The duty on cider would need to increase by 660% if a ban on below-cost sales is to achieve the same effect as a minimum price of 50p per unit.
That's according to Alcohol Concern, using a below-cost definition of below the cost of VAT and duty, as favoured by the supermarkets and the Wine and Spirit Trade Association.
Alcohol Concern is instead calling for the introduction of a 50p a unit minimum price and a "restructuring" of duty rates across the board.
Under its minimum price proposals a two-litre bottle of Frosty Jack cider containing 15 units would jump from £2.98 to £7.50 and a bottle of own-brand scotch whisky (40 units) would increase from £14.97 to £20.
Alcohol Concern analysed a number of alcoholic products sold by Asda for its figures.
"We'd argue that a ban on below-cost sales — VAT and duty — would not be a very effective way forward as alcohol could still be sold very cheaply," said chief executive Don Shenker.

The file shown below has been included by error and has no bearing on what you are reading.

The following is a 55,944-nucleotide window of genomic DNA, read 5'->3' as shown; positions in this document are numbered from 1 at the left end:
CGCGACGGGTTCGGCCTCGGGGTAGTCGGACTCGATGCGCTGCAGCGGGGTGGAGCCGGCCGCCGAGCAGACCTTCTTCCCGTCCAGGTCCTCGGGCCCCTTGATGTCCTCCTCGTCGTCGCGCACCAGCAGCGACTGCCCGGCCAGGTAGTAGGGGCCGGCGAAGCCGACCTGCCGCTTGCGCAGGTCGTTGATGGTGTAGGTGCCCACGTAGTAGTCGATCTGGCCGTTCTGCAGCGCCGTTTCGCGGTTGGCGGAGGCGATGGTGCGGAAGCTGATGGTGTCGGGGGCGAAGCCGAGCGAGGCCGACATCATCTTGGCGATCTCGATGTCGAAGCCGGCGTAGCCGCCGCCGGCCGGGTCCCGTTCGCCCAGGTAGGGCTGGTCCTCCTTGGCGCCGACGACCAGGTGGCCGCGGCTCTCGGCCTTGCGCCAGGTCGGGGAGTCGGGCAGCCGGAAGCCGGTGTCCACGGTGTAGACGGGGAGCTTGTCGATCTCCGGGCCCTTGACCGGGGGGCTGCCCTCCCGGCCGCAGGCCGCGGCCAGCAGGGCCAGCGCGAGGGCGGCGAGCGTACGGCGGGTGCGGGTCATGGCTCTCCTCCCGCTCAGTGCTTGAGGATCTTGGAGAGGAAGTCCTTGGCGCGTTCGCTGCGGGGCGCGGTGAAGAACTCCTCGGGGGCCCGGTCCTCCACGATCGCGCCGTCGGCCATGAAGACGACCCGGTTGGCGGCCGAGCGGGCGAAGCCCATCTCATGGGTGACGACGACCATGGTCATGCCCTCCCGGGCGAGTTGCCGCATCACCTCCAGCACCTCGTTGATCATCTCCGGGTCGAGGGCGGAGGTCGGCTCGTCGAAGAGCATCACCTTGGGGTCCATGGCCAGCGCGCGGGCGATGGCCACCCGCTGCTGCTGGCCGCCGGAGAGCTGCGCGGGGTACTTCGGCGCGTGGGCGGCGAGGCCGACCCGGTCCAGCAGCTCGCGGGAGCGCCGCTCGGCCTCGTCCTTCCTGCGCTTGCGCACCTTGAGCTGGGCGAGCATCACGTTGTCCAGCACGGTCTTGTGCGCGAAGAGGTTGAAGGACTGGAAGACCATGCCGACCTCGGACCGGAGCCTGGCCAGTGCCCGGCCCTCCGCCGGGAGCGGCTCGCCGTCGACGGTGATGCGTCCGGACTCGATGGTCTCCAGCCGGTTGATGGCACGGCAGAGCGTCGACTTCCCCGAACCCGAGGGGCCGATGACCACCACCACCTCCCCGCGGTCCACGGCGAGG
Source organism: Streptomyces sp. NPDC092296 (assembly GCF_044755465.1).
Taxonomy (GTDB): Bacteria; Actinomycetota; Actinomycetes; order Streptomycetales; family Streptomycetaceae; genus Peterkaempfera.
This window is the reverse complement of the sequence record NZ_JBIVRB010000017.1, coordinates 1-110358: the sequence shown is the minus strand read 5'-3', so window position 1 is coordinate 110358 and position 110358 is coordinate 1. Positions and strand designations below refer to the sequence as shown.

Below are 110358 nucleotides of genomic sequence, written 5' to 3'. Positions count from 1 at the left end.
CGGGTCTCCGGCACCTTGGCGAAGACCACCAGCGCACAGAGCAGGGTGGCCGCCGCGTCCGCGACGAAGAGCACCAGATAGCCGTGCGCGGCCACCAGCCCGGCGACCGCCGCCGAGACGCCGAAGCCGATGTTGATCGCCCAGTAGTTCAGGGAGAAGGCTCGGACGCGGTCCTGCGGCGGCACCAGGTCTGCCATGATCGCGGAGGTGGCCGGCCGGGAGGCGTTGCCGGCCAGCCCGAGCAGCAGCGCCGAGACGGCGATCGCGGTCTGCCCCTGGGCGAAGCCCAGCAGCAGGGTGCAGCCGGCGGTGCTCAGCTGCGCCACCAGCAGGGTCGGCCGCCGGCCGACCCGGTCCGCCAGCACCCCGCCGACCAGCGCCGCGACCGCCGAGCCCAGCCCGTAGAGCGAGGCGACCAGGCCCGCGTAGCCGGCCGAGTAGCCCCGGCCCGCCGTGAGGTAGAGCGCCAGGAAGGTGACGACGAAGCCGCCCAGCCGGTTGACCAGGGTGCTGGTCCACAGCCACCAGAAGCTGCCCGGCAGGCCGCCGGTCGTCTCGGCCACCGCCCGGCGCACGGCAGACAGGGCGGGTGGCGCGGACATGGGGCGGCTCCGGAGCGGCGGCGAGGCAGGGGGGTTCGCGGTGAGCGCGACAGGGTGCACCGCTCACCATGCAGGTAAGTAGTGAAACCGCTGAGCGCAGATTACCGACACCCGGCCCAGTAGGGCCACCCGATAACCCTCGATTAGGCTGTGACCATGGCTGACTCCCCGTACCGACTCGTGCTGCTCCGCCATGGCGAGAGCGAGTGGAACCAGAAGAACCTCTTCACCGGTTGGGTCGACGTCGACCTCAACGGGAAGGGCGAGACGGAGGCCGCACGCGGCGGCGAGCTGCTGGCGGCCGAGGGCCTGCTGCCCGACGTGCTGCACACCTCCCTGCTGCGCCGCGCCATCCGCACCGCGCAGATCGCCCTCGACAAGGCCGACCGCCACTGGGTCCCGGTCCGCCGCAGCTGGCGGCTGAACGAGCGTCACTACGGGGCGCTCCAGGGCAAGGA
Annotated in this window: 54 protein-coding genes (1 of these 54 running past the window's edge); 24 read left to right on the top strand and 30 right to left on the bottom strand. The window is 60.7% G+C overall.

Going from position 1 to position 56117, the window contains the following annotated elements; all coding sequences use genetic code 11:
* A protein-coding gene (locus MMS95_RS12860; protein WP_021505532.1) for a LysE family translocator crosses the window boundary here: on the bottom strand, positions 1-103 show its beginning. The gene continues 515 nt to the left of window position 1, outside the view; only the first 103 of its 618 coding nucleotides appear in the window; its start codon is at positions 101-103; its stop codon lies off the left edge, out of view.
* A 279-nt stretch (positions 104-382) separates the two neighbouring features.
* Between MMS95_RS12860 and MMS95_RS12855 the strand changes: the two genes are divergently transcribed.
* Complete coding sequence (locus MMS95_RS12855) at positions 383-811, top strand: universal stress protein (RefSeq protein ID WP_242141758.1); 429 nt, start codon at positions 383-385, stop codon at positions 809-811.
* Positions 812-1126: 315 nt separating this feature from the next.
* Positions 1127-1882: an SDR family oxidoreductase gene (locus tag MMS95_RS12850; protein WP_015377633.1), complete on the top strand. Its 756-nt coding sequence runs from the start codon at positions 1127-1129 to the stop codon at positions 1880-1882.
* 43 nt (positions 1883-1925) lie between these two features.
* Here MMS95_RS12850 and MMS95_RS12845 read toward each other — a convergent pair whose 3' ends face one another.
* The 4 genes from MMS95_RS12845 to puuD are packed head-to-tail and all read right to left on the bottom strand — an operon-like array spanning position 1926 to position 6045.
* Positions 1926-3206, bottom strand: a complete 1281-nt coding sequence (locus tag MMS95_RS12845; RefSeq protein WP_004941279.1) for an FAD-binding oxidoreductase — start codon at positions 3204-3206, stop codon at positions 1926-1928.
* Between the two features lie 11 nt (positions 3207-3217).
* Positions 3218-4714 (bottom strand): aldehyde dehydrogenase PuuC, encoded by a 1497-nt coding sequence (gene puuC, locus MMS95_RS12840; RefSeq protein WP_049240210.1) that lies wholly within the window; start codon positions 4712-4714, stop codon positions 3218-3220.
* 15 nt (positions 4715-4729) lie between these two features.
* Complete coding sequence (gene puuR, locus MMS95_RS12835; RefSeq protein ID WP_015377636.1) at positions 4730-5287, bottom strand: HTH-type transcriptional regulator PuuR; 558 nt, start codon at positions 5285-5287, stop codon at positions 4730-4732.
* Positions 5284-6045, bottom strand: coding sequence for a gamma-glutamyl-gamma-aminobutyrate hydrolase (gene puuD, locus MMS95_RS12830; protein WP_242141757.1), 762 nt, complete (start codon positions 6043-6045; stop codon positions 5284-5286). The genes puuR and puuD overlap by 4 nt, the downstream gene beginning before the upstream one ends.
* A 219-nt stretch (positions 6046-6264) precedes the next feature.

A two litre bottle of Frosty Jack cider could still be sold legally for 78p and a four-pack of Carlsberg for £1.36.
"This makes a nonsense of banning the sale of alcohol below duty and VAT.
"We found that especially for cider the increase needed was huge because the rate of duty is so low. It is not feasible for cider tax to stay as it is. We would like to see a better tax structure.
"On the plus side there would be fewer crimes, hospital admissions and deaths and the pub trade will be able to compete with supermarkets again, which it can't at the moment.
"We want heavy drinkers to pay, not moderate drinkers," he added.
The Government is currently considering how best to bring about its promised ban on below cost sales.